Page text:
Another recommendation is to improve mental health support for older persons such as by establishing hotlines and increasing the frequency of visits from cadres, providing more mental health personnel and facilities and developing educational programmes for them, as well as developing programmes that encourage older persons engagement in social interactions while maintaining a safe distance.


Prevalence of Disability


Living with disability makes older persons even more vulnerable to difficulties in accessing services, which prevents them from living full lives.  The study found that in the past 12 years the prevalence rate of the older persons who have at least one difficulty in doing activities related to seeing, hearing, mobility, communication, cognition and self-care has increased by 30 percent.


(Photo: Grady Kayzel/UNFPA Indonesia)


As the number of older persons with disability increases and the length of years with disability is expected to increase, the quantity of personnel and facilities to care for older persons need to be increased. “Programmes to train formal care workers and informal caregivers also need strengthening,” Mis Cicih emphasized.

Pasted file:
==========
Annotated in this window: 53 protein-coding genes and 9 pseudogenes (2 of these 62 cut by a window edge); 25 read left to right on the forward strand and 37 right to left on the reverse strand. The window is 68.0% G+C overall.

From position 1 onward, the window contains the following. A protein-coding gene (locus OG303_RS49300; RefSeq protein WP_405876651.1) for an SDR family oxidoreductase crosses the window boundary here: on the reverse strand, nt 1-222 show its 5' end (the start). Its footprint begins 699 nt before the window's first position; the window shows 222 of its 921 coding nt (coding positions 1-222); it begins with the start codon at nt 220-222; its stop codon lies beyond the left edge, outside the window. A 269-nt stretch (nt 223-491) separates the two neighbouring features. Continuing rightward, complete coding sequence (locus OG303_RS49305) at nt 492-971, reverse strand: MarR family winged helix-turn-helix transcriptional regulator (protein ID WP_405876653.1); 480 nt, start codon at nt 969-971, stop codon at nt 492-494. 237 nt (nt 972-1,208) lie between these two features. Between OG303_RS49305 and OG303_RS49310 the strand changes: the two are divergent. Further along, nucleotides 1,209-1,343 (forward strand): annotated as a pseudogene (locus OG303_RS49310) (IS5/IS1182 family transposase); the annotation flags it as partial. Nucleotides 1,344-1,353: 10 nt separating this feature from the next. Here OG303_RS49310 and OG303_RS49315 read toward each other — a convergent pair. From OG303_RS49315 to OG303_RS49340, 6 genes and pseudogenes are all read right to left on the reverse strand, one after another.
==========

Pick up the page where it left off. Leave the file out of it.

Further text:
Effectiveness of Policies to Protect Older Persons


The study discovered that as of February, 2022, 34 percent of older persons have not been vaccinated. Nearly 70 percent of those who were not vaccinated mentioned health conditions as the reason, while 21.8 percent others described that they were unwilling to be vaccinated partly because they thought the information conveyed about the pandemic and vaccination was “unclear, imprecise, absurd, and untrue”. The rest stated that they did not know that vaccination was necessary. 

“Many health experts have stated that the vaccines are suitable for the majority of people, including those with comorbidity,” Mis Cicih said. “Thus, reassessment of individual health conditions is recommended for those who have not been vaccinated due to health reasons,” she continued. Information for older persons must also be factually accurate, targeted, and easy to understand.


Healthcare Utilization